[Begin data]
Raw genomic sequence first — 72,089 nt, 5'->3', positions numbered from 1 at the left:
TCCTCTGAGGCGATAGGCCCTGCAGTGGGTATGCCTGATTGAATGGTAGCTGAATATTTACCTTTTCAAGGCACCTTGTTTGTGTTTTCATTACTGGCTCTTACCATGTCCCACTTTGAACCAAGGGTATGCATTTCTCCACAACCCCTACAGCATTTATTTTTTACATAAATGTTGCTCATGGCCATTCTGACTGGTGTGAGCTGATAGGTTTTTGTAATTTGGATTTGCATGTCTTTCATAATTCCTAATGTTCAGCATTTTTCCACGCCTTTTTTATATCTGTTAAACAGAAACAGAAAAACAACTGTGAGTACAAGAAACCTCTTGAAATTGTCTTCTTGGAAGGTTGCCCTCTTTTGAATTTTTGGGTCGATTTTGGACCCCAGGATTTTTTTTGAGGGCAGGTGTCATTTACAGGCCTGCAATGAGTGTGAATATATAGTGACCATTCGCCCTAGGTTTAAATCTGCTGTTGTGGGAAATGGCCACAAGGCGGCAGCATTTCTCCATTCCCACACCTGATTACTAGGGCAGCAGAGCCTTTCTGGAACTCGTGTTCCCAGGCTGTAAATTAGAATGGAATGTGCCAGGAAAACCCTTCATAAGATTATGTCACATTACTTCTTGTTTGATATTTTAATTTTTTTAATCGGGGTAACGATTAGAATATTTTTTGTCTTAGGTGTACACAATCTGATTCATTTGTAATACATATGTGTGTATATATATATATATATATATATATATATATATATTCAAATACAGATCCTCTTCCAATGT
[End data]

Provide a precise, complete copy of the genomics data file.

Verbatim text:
Raw genomic sequence first — 72,089 nt, 5'->3', positions numbered from 1 at the left:
TCCTCTGAGGCGATAGGCCCTGCAGTGGGTATGCCTGATTGAATGGTAGCTGAATATTTACCTTTTCAAGGCACCTTGTTTGTGTTTTCATTACTGGCTCTTACCATGTCCCACTTTGAACCAAGGGTATGCATTTCTCCACAACCCCTACAGCATTTATTTTTTACATAAATGTTGCTCATGGCCATTCTGACTGGTGTGAGCTGATAGGTTTTTGTAATTTGGATTTGCATGTCTTTCATAATTCCTAATGTTCAGCATTTTTCCACGCCTTTTTTATATCTGTTAAACAGAAACAGAAAAACAACTGTGAGTACAAGAAACCTCTTGAAATTGTCTTCTTGGAAGGTTGCCCTCTTTTGAATTTTTGGGTCGATTTTGGACCCCAGGATTTTTTTTGAGGGCAGGTGTCATTTACAGGCCTGCAATGAGTGTGAATATATAGTGACCATTCGCCCTAGGTTTAAATCTGCTGTTGTGGGAAATGGCCACAAGGCGGCAGCATTTCTCCATTCCCACACCTGATTACTAGGGCAGCAGAGCCTTTCTGGAACTCGTGTTCCCAGGCTGTAAATTAGAATGGAATGTGCCAGGAAAACCCTTCATAAGATTATGTCACATTACTTCTTGTTTGATATTTTAATTTTTTTAATCGGGGTAACGATTAGAATATTTTTTGTCTTAGGTGTACACAATCTGATTCATTTGTAATACATATGTGTGTATATATATATATATATATATATATATATATATATTCAAATACAGATCCTCTTCCAATGT